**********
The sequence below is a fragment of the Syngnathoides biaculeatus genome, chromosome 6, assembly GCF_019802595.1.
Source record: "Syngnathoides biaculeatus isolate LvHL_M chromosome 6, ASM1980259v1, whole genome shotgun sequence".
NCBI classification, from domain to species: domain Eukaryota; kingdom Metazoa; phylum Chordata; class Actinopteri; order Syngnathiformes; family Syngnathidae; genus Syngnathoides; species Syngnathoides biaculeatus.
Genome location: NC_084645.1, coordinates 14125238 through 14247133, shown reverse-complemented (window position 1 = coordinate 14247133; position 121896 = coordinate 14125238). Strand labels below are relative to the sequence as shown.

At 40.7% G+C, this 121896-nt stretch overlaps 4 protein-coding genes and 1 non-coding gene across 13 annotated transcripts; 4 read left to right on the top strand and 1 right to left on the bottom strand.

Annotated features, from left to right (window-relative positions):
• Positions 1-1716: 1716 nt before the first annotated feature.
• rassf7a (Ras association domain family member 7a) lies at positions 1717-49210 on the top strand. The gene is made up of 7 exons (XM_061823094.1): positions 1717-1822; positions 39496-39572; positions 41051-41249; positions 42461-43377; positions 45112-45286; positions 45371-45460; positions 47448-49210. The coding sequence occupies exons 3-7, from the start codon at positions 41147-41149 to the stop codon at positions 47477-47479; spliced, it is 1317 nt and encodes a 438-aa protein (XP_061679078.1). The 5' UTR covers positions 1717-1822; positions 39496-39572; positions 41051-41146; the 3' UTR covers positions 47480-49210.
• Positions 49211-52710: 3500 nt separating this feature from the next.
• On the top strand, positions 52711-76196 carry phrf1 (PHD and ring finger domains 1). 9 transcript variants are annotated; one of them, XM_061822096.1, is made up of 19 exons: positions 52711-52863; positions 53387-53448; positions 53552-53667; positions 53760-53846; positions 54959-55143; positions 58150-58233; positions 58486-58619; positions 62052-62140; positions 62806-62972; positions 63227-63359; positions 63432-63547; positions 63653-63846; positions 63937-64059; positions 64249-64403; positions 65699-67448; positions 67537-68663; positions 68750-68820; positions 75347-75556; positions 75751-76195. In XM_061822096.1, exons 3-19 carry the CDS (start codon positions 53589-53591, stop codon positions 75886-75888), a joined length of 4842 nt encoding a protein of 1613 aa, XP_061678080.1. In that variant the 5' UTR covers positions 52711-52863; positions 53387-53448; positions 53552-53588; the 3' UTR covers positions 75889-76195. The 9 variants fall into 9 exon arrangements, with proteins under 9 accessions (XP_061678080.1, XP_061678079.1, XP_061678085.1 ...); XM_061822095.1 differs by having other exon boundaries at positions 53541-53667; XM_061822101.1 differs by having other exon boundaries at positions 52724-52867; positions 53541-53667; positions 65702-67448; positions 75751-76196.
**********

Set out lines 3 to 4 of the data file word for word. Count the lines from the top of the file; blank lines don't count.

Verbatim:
NCBI classification, from domain to species: domain Eukaryota; kingdom Metazoa; phylum Chordata; class Actinopteri; order Syngnathiformes; family Syngnathidae; genus Syngnathoides; species Syngnathoides biaculeatus.
Genome location: NC_084645.1, coordinates 14125238 through 14247133, shown reverse-complemented (window position 1 = coordinate 14247133; position 121896 = coordinate 14125238). Strand labels below are relative to the sequence as shown.